SHEILA ROSSALL – THE WOMAN WHO WAS ALLERGIC TO THE 20TH CENTURY
Posted August 26, 2014on:
I remember reading about the case of a singer who was allergic to EVERYTHING many years ago, when her story often appeared in the Sunday papers. I was curious to know what had happened to her all these years on. If you do a Google search for her one of the first pieces to come up describes her bluntly as “the infamous sick girl of the 70s”.
Sheila Rossall was a singer with a band called New Pickettywitch, who, as far as I can gather, seemed to be a sort of tribute band to a 70s folk group called Pickettywitch. In 1980 Sheila was diagnosed with Total Allergy Syndrome, and she cut a tragic, frail figure as a young woman who lived her life in a sealed bubble, afraid to come into contact with any aspect of the 20th century. Newspapers were filled with photographs of a frail young woman with an oxygen mask strapped to her face, or being carried about on stretchers. She was allergic to such basic everyday things as toothpaste, paint, nylon, telephone receivers and carpets. Her weight shrank to 4st at one point, as a result of her being unable to take solid foods, and she had to subsist on two special chemical drinks a day.
Her singing career came to an end when she collapsed in a recording-studio. Sympathetic fans raised £65,000 in a Save Sheila fund to have her transported to the United States for specialist treatment.
In California she was given an adapted apartment, which included a special plastic telephone, whereby she could communicate with the outside world. Any visitors had to wear vinegar-soaked nightgowns when they came to call on her. Even as early as 1982 though there was some criticism of the funds spent on Sheila. When she had exhausted the funds friends had raised she applied to be repatriated back to the UK. The problem was that the NHS didn’t recognise Sheila’s extreme allergy. A meeting of experts in London concluded that it simply didn’t exist. Nonetheless Sheila put out an impassioned plea to be brought home, on the grounds that she was dying and wanted to die “surrounded by my own culture”. The Foreign Office gave $40,000 to bring her home from America in an air-ambulance, a move which raised some considerable criticism from sceptics of Sheila’s condition.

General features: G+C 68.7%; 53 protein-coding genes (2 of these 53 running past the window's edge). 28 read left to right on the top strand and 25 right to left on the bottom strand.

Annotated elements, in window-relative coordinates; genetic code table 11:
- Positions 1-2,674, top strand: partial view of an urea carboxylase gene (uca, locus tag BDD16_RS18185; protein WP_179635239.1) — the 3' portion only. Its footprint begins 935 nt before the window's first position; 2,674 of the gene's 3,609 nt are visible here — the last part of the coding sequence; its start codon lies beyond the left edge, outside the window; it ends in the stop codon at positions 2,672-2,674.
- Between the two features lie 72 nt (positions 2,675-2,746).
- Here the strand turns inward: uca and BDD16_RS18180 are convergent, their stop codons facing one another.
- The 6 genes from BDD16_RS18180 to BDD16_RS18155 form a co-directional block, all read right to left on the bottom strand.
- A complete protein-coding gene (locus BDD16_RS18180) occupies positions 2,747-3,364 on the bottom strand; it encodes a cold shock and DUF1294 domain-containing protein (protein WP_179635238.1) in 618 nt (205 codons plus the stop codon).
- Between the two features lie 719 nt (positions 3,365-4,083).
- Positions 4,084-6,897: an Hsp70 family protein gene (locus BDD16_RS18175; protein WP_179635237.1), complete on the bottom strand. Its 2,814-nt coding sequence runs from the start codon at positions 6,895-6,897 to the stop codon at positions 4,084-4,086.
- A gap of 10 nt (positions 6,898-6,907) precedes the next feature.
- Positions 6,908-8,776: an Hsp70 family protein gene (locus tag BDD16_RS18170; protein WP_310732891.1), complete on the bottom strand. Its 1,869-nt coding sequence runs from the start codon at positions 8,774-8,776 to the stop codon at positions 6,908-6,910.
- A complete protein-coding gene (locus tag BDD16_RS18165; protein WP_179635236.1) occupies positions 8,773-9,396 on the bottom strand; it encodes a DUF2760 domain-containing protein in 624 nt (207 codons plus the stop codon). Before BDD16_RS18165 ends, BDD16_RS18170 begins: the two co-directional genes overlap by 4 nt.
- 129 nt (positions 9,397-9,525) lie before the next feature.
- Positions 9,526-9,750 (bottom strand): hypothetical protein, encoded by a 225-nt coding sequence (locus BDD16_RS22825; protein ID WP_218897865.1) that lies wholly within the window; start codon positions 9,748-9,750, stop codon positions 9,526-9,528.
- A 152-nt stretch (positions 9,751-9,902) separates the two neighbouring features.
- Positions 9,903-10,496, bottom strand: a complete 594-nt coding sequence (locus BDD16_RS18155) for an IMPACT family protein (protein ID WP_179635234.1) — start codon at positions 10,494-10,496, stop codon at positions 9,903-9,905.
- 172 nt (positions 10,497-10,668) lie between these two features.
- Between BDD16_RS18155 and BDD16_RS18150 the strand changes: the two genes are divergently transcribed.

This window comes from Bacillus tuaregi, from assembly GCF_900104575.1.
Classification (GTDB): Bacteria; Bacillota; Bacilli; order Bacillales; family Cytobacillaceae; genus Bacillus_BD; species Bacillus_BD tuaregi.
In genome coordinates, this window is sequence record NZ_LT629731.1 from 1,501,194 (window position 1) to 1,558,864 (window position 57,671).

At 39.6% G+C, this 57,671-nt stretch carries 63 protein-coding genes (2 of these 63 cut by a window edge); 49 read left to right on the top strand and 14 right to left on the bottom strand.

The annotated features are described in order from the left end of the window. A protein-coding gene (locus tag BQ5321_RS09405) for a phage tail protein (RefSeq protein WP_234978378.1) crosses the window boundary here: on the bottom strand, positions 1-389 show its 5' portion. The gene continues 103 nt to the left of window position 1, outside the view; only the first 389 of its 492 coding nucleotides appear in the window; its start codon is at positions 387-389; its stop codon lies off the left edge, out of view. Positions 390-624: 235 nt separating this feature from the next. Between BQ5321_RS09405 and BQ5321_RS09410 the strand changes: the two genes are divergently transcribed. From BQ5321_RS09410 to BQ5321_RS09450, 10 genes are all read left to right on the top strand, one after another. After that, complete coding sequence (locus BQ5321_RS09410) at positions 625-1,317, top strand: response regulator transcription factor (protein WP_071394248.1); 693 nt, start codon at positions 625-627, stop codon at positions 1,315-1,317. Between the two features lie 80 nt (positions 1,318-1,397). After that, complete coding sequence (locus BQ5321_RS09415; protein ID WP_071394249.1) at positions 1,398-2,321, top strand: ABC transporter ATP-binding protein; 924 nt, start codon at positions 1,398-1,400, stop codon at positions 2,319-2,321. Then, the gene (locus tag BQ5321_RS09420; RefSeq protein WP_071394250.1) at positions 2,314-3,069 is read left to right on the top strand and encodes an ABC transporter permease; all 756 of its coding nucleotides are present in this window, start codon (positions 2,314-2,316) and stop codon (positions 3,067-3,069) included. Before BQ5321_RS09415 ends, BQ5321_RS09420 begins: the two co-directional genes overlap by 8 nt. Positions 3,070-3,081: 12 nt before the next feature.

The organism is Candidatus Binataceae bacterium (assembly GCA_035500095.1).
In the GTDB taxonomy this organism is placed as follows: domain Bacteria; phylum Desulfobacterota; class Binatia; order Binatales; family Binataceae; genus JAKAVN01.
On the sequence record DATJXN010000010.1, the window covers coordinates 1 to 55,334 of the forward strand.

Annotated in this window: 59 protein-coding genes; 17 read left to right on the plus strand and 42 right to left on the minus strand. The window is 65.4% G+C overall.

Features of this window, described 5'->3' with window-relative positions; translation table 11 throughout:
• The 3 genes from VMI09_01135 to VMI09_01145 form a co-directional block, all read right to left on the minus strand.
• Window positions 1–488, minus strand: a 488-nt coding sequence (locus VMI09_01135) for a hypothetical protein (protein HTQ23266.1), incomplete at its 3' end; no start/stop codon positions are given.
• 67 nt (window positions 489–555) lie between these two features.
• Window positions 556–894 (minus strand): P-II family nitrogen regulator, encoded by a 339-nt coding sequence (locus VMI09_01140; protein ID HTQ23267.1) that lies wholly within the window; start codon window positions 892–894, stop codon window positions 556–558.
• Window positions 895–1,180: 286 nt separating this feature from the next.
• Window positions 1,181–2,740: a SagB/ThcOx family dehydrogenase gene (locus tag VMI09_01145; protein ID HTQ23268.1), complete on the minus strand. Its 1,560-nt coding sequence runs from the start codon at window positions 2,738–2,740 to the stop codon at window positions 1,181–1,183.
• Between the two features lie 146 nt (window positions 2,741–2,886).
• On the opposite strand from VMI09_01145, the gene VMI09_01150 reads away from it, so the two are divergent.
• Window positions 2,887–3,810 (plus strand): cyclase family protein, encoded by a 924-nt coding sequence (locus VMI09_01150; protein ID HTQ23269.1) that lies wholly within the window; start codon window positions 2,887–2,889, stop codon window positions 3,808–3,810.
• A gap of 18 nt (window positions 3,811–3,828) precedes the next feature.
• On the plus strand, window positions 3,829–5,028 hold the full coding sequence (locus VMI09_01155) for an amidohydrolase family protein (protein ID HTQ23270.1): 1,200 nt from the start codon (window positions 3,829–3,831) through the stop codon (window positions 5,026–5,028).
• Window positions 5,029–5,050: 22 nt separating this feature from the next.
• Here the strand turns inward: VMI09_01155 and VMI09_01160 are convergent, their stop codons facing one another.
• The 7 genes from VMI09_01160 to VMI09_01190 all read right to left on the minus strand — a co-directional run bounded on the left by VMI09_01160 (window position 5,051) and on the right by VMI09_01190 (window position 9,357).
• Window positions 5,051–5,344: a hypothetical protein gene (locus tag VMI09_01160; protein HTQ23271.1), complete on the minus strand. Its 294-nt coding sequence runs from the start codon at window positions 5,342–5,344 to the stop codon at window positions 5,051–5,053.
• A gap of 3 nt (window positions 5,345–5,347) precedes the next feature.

On arriving back in the UK, Sheila was taken to a specially-adapted flat outside Bristol, which had been converted to her needs using funds raised by a local MP. Sympathies for Sheila’s plight were strained further when a close friend basically said that the flat wasn’t good enough, and Sheila should be living in a detached house in the country.
Then in the early 1990s it was announced that Sheila was cured of her extreme allergy, a move which was treated with some scepticism by doctors and other extreme allergy sufferers. Sheila announced that she may be cured of her allergy-ridden life, but she was suffering from depression. Whatever the truth of the matter she seemed to continue to live as a fairly sad figure. In November 2006 it was announced that she had died in a Blackpool nursing-home, at the age of 57.
I’ve seen contrasting messages posted Online as to whether Sheila was genuine or not. A former flat-mate dismissed her as attention-seeking, whereas the daughter of one of Sheila’s fundraisers said the allergies were very real, but that Sheila had turned on them and their support. These days there seems to be more concern about extreme allergies generally, which might lead some to take a more sympathetic view of Sheila’s plight.
Someone posted a message on an Internet chat-forum that they recalled seeing Sheila in a TV interview several years ago, in which she spoke forlornly to the camera saying “only death is left now”. Whether she was genuine, faking, or suffering from hysteria, it’s a pretty sad case indeed.
It must be pointed out that Sheila shouldn’t be confused with Polly Brown, who was lead singer of the original Pickettywitch, and who must get pretty fed up with people asking if she was the allergy girl.
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